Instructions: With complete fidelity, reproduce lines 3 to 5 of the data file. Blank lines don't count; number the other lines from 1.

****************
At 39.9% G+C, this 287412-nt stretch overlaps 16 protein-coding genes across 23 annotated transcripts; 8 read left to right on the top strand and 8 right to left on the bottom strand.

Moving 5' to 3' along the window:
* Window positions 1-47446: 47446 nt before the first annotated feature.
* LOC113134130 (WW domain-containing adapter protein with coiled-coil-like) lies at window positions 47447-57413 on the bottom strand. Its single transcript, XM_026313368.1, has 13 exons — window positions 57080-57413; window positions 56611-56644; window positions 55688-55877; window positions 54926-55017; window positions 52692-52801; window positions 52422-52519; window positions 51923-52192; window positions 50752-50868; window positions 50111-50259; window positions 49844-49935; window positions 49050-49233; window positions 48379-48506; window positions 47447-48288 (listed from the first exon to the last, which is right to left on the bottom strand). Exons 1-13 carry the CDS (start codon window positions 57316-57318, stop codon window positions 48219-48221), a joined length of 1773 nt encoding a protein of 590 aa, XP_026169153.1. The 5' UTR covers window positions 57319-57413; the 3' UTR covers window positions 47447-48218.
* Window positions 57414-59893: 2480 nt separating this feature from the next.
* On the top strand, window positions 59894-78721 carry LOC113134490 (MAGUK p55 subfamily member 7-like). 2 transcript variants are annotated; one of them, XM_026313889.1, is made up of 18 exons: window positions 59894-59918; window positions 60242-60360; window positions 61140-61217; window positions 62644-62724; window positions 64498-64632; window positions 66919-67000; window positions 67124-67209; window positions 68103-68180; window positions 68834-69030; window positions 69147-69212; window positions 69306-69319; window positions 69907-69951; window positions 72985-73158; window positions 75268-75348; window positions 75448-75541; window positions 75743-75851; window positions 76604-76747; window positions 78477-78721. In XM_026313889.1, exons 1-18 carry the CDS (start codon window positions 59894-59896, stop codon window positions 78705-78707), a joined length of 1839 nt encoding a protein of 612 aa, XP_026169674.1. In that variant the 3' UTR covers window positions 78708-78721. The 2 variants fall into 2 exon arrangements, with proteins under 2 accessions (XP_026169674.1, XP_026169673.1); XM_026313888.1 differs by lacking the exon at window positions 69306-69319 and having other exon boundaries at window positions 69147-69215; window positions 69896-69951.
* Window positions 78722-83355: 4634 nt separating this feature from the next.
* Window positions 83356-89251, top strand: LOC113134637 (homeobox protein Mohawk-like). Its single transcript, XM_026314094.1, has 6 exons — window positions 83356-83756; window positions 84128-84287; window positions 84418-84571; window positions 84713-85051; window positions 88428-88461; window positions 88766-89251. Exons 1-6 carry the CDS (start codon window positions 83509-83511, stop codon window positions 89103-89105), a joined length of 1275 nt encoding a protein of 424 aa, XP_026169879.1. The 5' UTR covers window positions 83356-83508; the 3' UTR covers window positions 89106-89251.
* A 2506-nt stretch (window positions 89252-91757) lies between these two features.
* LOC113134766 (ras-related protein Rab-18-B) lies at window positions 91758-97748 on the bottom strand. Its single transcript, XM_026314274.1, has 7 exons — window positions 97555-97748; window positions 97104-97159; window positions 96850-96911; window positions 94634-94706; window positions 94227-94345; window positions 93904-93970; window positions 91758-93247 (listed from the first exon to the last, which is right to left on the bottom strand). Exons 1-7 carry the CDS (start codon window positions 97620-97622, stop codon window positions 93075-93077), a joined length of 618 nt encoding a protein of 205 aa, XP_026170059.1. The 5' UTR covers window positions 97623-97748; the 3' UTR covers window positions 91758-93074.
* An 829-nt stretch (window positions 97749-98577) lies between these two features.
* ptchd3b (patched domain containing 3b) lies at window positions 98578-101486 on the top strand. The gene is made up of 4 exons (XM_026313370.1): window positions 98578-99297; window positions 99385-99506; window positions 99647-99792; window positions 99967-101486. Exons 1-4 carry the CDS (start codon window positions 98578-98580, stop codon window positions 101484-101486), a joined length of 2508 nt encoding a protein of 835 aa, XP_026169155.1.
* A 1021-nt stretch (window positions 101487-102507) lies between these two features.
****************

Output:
* Window positions 1-47446: 47446 nt before the first annotated feature.
* LOC113134130 (WW domain-containing adapter protein with coiled-coil-like) lies at window positions 47447-57413 on the bottom strand. Its single transcript, XM_026313368.1, has 13 exons — window positions 57080-57413; window positions 56611-56644; window positions 55688-55877; window positions 54926-55017; window positions 52692-52801; window positions 52422-52519; window positions 51923-52192; window positions 50752-50868; window positions 50111-50259; window positions 49844-49935; window positions 49050-49233; window positions 48379-48506; window positions 47447-48288 (listed from the first exon to the last, which is right to left on the bottom strand). Exons 1-13 carry the CDS (start codon window positions 57316-57318, stop codon window positions 48219-48221), a joined length of 1773 nt encoding a protein of 590 aa, XP_026169153.1. The 5' UTR covers window positions 57319-57413; the 3' UTR covers window positions 47447-48218.
* Window positions 57414-59893: 2480 nt separating this feature from the next.